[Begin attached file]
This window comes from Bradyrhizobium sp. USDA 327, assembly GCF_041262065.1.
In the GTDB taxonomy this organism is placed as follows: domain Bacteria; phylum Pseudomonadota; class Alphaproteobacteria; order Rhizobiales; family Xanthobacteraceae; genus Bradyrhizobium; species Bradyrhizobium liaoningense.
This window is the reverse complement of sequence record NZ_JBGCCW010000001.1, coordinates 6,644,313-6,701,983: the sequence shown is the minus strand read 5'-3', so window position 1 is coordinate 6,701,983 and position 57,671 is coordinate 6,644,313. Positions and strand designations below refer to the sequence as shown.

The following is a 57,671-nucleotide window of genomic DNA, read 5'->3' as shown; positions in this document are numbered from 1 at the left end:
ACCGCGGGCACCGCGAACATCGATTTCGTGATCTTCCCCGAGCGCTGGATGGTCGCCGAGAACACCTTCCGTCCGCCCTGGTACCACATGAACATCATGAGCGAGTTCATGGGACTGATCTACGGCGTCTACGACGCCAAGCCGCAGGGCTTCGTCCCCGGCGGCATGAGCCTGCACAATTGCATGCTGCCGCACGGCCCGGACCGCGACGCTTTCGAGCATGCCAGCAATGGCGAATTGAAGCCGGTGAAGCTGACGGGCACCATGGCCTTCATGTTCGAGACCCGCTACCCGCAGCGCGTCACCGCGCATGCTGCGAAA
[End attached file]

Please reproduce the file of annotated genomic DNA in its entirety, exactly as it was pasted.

This window comes from Bradyrhizobium sp. USDA 327, assembly GCF_041262065.1.
In the GTDB taxonomy this organism is placed as follows: domain Bacteria; phylum Pseudomonadota; class Alphaproteobacteria; order Rhizobiales; family Xanthobacteraceae; genus Bradyrhizobium; species Bradyrhizobium liaoningense.
This window is the reverse complement of sequence record NZ_JBGCCW010000001.1, coordinates 6,644,313-6,701,983: the sequence shown is the minus strand read 5'-3', so window position 1 is coordinate 6,701,983 and position 57,671 is coordinate 6,644,313. Positions and strand designations below refer to the sequence as shown.

The following is a 57,671-nucleotide window of genomic DNA, read 5'->3' as shown; positions in this document are numbered from 1 at the left end:
ACCGCGGGCACCGCGAACATCGATTTCGTGATCTTCCCCGAGCGCTGGATGGTCGCCGAGAACACCTTCCGTCCGCCCTGGTACCACATGAACATCATGAGCGAGTTCATGGGACTGATCTACGGCGTCTACGACGCCAAGCCGCAGGGCTTCGTCCCCGGCGGCATGAGCCTGCACAATTGCATGCTGCCGCACGGCCCGGACCGCGACGCTTTCGAGCATGCCAGCAATGGCGAATTGAAGCCGGTGAAGCTGACGGGCACCATGGCCTTCATGTTCGAGACCCGCTACCCGCAGCGCGTCACCGCGCATGCTGCGAAA